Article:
Soil Mates {A Valentine's Day Gift}

Research shows that steady relationships, like lifelong friendships or marriage, are good for our health. And people aren't the only living creatures that benefit from companionship. Many animals mate for life, and even veggies benefit from planting in pairs. Yes, your tomatoes need love too.

Vegetables planted together share health benefits like soil enrichment and natural pest control which translates to more flavor on your plate. Like human love, it's complicated. Enter Soil Mates, a design-savvy garden guide to what to plant together and why. Consider it the match.com for your garden, and the perfect gift for a gardener you love.


Sugar and Spice and Cocoa, so nice

Sure, I shop at the farmer's market and grow my own food. But since ingredients like sugar, cocoa and vanilla don't grow anywhere near our home, I don't feel guilty buying them at Costco, where the prices keep me in high-quality baking supplies even in the leanest times. I wouldn't buy just any old ingredient at a mega-discount store, but their fair-trade organic sugar, Dutch process cocoa and plump Madagascar vanilla beans won my approval this summer when I was developing recipes for my cookbook. They now command a prime spot on our pantry. With Valentine's Day just around the corner, they deserve a spot in yours too. Here's the scoop:

Wholesome Sweeteners Fair Trade Organic Sugar: It's not very often you can find "certified fair trade" and "organic" in the same product. Made from canes in South America, this is my all-purpose baking and sweetening sugar. Replace your refined white sugar one for one in cookies, cakes, icings and on top of your morning latte.

Rodelle Dutch Process Cocoa: Dutch process cocoa {think Valhrona} is deeper and darker than
natural cocoa {think Hershey's} which gives it what I like to call a grown-up cocoa flavor. Sourced "responsibly" {according to Rodelle's website} from West Africa,  this is my go-to deep-flavored cocoa, perfect for anything you want an intense chocolate flavor to shine in, like cakes, pudding and of course, hot cocoa. Be sure to check recipes that include leaveners {like baking soda or baking powder}.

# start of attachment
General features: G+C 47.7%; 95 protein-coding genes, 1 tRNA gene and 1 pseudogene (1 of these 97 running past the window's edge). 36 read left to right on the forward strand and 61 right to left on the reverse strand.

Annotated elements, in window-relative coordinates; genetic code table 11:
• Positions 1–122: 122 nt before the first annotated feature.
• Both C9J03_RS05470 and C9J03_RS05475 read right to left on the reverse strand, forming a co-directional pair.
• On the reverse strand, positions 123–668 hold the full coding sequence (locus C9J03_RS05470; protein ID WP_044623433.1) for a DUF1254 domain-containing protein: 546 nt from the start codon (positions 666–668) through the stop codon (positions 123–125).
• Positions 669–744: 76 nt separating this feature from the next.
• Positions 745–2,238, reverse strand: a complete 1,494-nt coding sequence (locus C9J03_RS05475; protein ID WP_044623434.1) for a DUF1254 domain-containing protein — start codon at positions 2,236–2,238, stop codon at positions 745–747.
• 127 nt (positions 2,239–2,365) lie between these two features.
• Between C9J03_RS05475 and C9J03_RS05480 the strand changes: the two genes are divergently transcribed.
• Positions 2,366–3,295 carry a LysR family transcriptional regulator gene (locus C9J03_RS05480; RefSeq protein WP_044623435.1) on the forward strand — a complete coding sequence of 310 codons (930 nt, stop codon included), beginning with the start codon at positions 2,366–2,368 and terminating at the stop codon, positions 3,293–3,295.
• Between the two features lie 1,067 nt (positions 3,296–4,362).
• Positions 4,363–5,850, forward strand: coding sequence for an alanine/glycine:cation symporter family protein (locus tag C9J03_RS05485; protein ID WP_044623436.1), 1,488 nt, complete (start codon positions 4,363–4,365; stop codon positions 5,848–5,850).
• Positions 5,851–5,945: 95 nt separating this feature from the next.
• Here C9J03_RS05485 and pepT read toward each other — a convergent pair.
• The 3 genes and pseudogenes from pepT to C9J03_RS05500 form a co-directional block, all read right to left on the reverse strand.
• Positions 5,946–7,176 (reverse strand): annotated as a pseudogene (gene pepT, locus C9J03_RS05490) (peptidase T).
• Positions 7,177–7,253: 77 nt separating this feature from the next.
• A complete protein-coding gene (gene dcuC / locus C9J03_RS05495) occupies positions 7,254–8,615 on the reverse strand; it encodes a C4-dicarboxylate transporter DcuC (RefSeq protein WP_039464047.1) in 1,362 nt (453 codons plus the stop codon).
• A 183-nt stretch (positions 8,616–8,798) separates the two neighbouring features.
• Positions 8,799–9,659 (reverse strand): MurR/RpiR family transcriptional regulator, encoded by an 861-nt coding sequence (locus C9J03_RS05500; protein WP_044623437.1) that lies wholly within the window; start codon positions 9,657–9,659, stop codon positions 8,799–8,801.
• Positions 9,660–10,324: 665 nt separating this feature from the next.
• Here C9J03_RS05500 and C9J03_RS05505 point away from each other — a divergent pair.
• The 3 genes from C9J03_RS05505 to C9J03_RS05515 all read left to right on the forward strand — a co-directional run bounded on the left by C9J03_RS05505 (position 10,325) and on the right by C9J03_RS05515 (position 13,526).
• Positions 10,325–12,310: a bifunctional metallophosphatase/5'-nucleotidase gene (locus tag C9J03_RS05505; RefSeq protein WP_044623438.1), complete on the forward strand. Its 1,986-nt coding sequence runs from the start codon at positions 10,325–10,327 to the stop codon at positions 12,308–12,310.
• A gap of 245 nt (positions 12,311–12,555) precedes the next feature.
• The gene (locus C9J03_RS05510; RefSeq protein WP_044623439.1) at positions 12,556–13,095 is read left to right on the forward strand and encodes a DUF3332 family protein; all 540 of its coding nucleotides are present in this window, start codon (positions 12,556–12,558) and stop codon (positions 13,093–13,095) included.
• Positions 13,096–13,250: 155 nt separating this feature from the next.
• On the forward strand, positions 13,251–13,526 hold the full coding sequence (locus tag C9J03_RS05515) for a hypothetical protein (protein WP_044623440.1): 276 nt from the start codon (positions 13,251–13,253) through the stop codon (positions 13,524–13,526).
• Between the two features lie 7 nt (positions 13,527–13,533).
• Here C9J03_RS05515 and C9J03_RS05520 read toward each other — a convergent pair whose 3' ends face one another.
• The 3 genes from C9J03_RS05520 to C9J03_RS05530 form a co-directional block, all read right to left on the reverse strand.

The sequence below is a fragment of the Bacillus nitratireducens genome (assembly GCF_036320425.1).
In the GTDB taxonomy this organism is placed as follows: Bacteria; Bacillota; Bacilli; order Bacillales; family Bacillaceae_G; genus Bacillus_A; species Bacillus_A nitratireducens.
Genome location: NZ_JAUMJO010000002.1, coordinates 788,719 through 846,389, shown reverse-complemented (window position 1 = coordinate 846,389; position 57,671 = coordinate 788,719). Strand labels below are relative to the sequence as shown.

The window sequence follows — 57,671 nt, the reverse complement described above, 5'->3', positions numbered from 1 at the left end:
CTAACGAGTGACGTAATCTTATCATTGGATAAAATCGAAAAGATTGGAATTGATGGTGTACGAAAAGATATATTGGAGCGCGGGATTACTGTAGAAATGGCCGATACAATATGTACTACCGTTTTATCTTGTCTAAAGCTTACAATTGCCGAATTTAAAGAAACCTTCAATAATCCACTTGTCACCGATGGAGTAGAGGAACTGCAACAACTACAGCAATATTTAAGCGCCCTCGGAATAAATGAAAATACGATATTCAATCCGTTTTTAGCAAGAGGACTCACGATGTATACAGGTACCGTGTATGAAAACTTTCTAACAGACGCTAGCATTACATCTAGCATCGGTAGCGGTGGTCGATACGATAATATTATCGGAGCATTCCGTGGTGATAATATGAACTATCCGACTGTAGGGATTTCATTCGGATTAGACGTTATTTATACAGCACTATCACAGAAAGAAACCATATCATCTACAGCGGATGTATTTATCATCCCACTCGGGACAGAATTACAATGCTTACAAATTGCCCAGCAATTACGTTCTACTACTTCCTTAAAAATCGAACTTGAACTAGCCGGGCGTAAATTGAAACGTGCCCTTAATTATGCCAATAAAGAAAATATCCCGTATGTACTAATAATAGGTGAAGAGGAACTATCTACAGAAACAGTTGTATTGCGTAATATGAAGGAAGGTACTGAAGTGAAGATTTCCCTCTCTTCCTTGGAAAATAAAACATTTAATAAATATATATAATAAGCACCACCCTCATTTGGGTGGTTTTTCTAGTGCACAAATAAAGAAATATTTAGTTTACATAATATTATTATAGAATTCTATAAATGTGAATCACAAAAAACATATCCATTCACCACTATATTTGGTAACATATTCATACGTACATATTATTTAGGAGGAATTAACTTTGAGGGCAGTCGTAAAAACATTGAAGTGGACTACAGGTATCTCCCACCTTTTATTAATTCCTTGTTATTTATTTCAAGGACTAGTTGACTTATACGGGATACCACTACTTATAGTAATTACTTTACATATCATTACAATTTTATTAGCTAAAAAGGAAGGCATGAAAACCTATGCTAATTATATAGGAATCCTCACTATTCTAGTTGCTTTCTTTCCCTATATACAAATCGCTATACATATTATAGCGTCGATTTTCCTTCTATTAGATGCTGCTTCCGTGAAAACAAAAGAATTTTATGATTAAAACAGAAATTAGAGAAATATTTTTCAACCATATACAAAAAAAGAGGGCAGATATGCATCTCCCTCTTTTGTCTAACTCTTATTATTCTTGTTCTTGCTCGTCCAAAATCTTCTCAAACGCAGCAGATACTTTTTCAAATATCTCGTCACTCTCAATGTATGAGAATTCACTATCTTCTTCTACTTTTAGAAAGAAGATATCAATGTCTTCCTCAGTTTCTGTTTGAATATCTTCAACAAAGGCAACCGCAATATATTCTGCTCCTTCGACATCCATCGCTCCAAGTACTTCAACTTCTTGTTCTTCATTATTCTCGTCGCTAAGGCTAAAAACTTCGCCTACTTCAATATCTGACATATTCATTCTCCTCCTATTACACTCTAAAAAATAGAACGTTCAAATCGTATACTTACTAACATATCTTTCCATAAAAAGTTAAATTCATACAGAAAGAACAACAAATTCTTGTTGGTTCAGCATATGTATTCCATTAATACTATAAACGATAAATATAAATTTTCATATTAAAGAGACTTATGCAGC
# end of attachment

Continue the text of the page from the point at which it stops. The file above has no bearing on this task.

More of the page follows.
Dutch process cocoa reacts differently than natural in these recipes {read more here}, so follow those recipes to a T.

Rodelle Vanilla Beans: Vanilla beans or pods come from an orchid plant indigenous to South Eastern Mexico, and later migrated to Madagascar where today's best beans are grown. These plump pods pack enough vanillin to scrape into sweets and stir into frostings for a vanilla flecked flavor that extracts rarely achieve. You can sometimes find vanilla beans in the baking aisle of the grocery store, but they are
often thin and dry and not worth the pretty penny they cost. {Sorry McCormick, your vanilla beans having nothing on these chubsters}.  If you've never used a vanilla bean before, check out Rodelle's how-to-video for how to split and scrape a bean {here}. Be sure to save your leftover beans to dry and store in a jar of sugar for DIY vanilla sugar.

Since not everyone {sorry mom!} has a Costco, I also found these goodies on Amazon for a
not-quite-Costco-cheap-but-fair price too. Here's a shortcut for you: sugar {click here} cocoa {click here} and vanilla beans {click here}.

No excuses now, time to bake something sweet for the one you love.
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New York City, United States
Sarah Copeland is a food and lifestyle expert, and the author of Feast: Generous Vegetarian Meals for Any Eater and Every Appetite, and The Newlywed Cookbook. She is the Food Director at Real Simple magazine, and has appeared in numerous national publications including Saveur, Health, Fitness, Shape, Martha Stewart Living and Food & Wine magazines. As a passionate gardener, Sarah's Edible Living philosophy aims to inspire good living through growing, cooking and enjoying delicious, irresistible whole foods. She thrives on homegrown veggies, stinky cheese and chocolate cake. Sarah lives in New York with her husband and their young daughter.